Foodstyle Review Magazine


Venison pasta

Using top quality prime meat cuts, in this case venison medallions (but any prime cut works), this is a straight forward recipe. The hard yards go into making the flavoursome sauce.

The meat
For the venison we have used Silver Fern Farms venison medallions (or steaks are just as good), but any prime meat cut will do.

The sauce
The ingredients and technique for this stock/red wine based reduction sauce are European traditional, and complement any prime meat recipe. The difference is the addition of tamarind – the fruit pod of a tree native to northern Africa and widely grown in South East Asia – which has a sweet and sour flavour.

Sauce ingredients
Pancetta or bacon chunks (optional)
3 cups beef stock
Half bottle of red wine (your choice)
1 can tomatoes
2 tbsp tomato paste
2 tbsp brown sugar
2 tbsp tamarind paste (if you use tamarind chutney then drop the sugar)
1 small red chilli – diced
2 garlic cloves – diced
1 red onion – diced
2 carrots – diced
Leaves of 1 sprig of thyme
Freshly cracked pepper
Lemon rind
Half can of anchovies
2 bay leaves
1 tbsp oil

Cook the bacon/pancetta in the oil. Add the onion and garlic and sweat until translucent. Add carrot and celery.

Add wine and stock and the rest of the sauce ingredients.

Simmer on low heat for two hours. Strain mixture through a large sieve into a bowl and push a certain amount of solids through the sieve with the back of a spoon. Scrap residue off bottom of sieve and add to liquid – this will thicken it slightly, but the idea is to produce a reasonably runny sauce. Place saucepan back on the stove and simmer another 15 minutes.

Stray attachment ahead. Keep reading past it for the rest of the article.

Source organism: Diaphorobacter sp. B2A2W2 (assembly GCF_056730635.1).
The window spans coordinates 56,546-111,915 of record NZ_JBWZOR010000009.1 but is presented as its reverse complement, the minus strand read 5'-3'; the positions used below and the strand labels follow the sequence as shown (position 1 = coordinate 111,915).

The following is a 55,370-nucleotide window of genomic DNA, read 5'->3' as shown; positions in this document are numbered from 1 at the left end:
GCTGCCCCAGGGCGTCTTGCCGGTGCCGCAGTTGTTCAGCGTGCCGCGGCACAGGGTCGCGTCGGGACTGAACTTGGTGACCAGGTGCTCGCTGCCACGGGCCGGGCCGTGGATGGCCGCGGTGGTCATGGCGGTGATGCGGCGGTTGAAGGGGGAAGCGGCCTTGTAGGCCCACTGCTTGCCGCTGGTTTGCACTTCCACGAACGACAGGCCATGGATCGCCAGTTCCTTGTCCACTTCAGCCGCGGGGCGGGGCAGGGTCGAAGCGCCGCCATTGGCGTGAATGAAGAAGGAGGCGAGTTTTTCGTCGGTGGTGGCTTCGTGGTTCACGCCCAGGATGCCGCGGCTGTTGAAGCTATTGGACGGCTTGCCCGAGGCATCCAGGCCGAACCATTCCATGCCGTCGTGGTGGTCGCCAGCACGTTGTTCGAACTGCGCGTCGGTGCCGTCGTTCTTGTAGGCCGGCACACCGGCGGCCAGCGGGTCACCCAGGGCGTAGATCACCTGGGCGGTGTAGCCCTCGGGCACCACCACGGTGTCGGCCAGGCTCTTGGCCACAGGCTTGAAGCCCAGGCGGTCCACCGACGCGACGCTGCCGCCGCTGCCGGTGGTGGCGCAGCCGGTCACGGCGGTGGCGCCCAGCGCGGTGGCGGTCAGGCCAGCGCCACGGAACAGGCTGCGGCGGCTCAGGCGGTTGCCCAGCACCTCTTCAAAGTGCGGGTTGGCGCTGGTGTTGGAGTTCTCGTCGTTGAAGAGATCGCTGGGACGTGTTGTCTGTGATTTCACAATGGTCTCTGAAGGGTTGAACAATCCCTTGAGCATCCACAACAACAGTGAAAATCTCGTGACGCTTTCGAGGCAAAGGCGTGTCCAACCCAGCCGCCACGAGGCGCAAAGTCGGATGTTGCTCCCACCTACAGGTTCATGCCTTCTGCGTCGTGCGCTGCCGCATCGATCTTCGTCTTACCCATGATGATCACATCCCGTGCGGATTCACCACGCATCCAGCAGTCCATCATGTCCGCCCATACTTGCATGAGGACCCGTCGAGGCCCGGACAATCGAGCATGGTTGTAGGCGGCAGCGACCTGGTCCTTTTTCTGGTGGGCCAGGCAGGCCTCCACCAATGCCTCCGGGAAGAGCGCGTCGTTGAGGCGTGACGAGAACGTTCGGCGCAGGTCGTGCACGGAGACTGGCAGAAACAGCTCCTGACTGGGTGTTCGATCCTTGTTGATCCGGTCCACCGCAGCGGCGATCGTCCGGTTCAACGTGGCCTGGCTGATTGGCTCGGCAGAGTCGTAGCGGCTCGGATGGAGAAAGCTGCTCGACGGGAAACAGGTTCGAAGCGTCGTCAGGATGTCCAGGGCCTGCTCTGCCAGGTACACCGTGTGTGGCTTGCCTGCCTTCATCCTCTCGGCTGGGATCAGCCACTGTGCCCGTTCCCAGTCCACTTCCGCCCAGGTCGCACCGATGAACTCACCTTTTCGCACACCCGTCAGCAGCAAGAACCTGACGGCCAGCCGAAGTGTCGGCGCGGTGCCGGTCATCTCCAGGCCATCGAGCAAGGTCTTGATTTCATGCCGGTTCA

The venison
Cook the venison medallions/steaks as per the instructions on the back of the packet – a reasonably hot skillet and three minutes each side (for medium rare). If the medallions are thick, also press the 'sides' down into the pan to brown.

Rest for five minutes (total cooking time – eight minutes).

The pasta
Per serving: 1 cup of dried or fresh ribbon pasta, 3 cups of boiling salted water.

When soft, drain and toss ribbon pasta in 1 tbsp of pasta water and 1 tbsp of garlic butter (I tbsp of clarified butter and 1 tsp of roasted garlic pulp). Save a little of the garlic butter for cooking the spinach.

The spinach
Slice washed spinach leaves into thick ribbons about the same size as the pasta strips. Heat up a little of the garlic butter in a pan and add spinach and toss. The leaves will wilt quickly – remove from the pan while they still look green.

To serve, load pasta into an individual plate and twist with a fork to form a 'nest'. 

Place a dollop of buttered spinach in the middle.

Cut venison medallions/steaks into three strips and arrange on top.

Coat the meat and pasta in the hot sauce.


Winter 2016

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